- Wattay International Airport in Vientiane has historically had flights available through Thai Airways, Bangkok Airway, Thai Air Asia, Air Asia Malaysia, Silk air, Singapore, Vietnam Airlines, Hainan Airways, China Eastern, and Tway airlines from Korea, Jin Air from Korea, Lao Airlines from Vientiane to Bangkok, Chiang Mai, Hanoi, Ho Chi Minh, Kuala Lumpur, Kunming, Phnom Penh, Siem Reap, Seoul, Singapore, and Guangzhou.
- Luang Prabang International Airport has historically had flights available to Vientiane, Chiang Mai, Bangkok, Hanoi, Siem Reap, Singapore, and Jinghong on Lao Airlines, Bangkok Airway, Thai Air Asia, Air Asia Malaysia, Silk Air, Vietnam Airlines, Hainan Airways, and Thai Smile.
- Savannakhet International Airport has previously offered flights to Bangkok operated by Lao Airlines.
- Pakse International Airport has historically been a stopover point from Vientiane to Phnom Penh, Siem Reap, Ho Chi Minh, and Bangkok. Lao Airlines flies daily from Pakse to Bangkok via Savannakhet.
In addition, there are several provincial airports, used only for domestic flights within the Lao PDR. Since 2017, state carrier Lao Airlines operates four Airbus A320 and seven ATR 72 aircraft and is expanding direct service throughout the region. Several other international carriers also offer direct flights from China, Thailand, Vietnam, and Korea. Lao Airlines and Lao Skyway offer flights from Vientiane to most of the provincial capitals.
Businesspeople in Laos generally rely on their own personal vehicles or rent vehicles with drivers. Taxis are rare, though increasingly seen in Vientiane, and local ride-hailing company Loca has made inroads. Tuk-tuk vehicles for hire are common. Rental cars are available in ientiane and other major cities. Road conditions vary greatly throughout the country and mudslides are a concern in mountainous areas during the rainy season. However, major transportation arteries such as Route 13 running north to south and Route 9 running east to west are generally passable. The government has made road and bridge infrastructure a priority and travel conditions are gradually improving. There are occasional security problems along rural roads, including Route 13. Due to violent incidents occurring between November 2015 and March 2016, the U.S. Department of State issued travel alerts concerning roads connecting Vientiane and Luang Prabang, and for all of Xaysomboun province.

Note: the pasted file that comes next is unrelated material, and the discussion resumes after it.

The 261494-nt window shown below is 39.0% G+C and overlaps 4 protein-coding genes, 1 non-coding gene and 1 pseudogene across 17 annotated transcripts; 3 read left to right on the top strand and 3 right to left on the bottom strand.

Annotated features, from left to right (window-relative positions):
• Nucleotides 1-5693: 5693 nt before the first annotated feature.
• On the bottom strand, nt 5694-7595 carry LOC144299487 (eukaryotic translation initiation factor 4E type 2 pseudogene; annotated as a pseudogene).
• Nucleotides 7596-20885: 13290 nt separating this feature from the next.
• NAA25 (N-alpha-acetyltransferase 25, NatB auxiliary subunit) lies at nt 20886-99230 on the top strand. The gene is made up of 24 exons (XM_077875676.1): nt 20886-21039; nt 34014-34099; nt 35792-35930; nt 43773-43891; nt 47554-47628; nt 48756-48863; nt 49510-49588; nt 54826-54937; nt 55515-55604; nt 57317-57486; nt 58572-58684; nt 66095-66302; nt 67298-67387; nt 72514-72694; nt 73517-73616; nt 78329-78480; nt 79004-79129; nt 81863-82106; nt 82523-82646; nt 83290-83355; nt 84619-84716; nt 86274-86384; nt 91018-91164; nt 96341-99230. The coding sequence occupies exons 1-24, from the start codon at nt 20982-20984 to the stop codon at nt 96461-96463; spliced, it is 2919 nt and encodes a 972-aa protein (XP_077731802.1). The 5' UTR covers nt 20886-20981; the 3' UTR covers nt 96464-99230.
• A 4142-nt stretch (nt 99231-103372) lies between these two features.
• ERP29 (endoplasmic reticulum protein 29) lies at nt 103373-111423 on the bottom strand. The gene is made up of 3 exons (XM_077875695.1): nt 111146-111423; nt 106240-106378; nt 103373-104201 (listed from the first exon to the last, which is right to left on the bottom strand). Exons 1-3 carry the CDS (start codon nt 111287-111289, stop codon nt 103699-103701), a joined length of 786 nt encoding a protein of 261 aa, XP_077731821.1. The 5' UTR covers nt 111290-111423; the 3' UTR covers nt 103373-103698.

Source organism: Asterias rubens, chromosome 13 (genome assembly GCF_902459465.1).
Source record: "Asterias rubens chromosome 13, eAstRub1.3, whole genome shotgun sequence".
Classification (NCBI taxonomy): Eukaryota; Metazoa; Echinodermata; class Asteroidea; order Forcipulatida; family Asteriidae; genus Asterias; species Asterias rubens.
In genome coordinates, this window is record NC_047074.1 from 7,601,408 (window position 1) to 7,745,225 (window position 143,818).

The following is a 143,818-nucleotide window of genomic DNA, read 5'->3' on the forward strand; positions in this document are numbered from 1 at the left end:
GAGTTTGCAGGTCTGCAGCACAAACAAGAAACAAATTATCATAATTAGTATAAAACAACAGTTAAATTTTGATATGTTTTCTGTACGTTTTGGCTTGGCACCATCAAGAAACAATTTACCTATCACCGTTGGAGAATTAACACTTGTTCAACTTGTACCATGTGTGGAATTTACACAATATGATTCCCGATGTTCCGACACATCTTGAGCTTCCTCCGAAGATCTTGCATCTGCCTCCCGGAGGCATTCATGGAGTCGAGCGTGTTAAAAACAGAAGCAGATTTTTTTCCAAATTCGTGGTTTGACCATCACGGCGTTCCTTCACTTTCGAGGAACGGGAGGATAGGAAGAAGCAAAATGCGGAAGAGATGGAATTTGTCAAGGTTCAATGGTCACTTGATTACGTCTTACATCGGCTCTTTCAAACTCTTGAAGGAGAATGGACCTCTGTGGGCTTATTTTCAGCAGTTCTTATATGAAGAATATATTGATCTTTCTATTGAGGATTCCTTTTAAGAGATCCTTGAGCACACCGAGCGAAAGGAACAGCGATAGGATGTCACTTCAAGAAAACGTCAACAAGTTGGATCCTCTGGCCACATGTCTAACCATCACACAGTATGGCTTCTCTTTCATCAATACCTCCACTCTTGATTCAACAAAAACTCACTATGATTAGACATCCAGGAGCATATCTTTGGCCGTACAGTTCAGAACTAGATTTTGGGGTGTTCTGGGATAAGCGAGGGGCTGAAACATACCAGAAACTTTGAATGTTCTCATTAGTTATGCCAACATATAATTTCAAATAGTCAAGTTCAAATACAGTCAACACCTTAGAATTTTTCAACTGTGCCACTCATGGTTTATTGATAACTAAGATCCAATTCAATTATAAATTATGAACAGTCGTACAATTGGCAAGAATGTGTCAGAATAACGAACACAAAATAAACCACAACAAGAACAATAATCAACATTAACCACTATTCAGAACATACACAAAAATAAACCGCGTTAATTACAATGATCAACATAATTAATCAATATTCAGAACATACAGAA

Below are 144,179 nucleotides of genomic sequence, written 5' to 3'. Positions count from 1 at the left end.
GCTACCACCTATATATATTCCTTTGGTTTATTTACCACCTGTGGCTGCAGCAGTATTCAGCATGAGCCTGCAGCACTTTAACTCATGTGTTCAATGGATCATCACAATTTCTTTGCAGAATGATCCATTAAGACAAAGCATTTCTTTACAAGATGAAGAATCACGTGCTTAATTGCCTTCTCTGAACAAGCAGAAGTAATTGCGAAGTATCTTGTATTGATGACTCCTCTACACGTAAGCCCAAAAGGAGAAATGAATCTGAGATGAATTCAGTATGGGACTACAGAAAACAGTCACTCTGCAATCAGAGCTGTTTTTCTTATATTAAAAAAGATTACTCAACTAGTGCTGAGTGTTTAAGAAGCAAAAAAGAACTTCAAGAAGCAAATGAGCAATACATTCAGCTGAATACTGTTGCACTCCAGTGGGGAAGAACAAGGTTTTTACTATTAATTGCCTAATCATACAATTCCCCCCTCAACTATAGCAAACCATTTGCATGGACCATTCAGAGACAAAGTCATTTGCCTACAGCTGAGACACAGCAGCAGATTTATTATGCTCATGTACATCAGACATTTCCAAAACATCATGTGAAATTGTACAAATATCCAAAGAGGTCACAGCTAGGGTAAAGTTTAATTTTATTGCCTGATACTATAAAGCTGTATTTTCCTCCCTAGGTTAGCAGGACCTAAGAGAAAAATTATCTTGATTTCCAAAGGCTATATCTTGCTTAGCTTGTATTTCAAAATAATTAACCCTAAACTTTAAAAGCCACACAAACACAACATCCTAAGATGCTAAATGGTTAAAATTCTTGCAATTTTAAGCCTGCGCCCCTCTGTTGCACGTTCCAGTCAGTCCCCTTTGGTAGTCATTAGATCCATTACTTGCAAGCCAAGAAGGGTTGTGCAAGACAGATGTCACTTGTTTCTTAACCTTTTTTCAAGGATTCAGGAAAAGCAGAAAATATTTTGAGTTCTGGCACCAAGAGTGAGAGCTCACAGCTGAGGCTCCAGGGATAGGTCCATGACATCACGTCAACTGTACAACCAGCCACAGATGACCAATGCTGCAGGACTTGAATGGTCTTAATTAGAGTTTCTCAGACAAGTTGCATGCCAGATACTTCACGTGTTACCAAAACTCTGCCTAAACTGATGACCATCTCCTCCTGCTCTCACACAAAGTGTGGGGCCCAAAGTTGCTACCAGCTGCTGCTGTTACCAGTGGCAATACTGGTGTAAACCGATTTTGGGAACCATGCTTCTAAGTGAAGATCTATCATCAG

Lao is the national language, though many other languages are spoken by the ethnic groups that make up the Lao population. Due to the similarity of the Lao and Thai languages, many Lao speak and understand Thai. Some Lao residing in Vientiane and the larger provincial capitals speak basic English, although the overall percentage of the population that speaks English is low.
For serious health issues when return to the United States is not possible, the Embassy generally advises travelers to seek medical attention in Thailand. For additional information regarding health issues, review the Consular Information Sheet.
Local Time, Business Hours and Holidays
The local time in Laos is GMT +7.
Typical business hours are 8:00am to 5:00pm.
Local holidays include International Women’s Day, Pii Mai (Lao New Year), International Labor Day, Lao National Day, and the That Luang Festival. In addition to those listed above, numerous religious holidays are often observed informally throughout the country. The Lao government is known to change the effective dates of holidays shortly before they occur, especially around Lao New Year.
Temporary Entry of Materials or Personal Belongings
Equipment imported for personal use and any goods used in exhibitions or as samples for subsequent re-export are exempt from taxes and duties. To obtain this exemption, visitors must declare at the port of entry that the relevant goods or equipment are being temporarily imported and must guarantee that it will be re-exported upon the visitors’ departure. Goods brought into Laos for exhibition or as samples require a license from the Ministry of Commerce or the local trade office at the port of entry.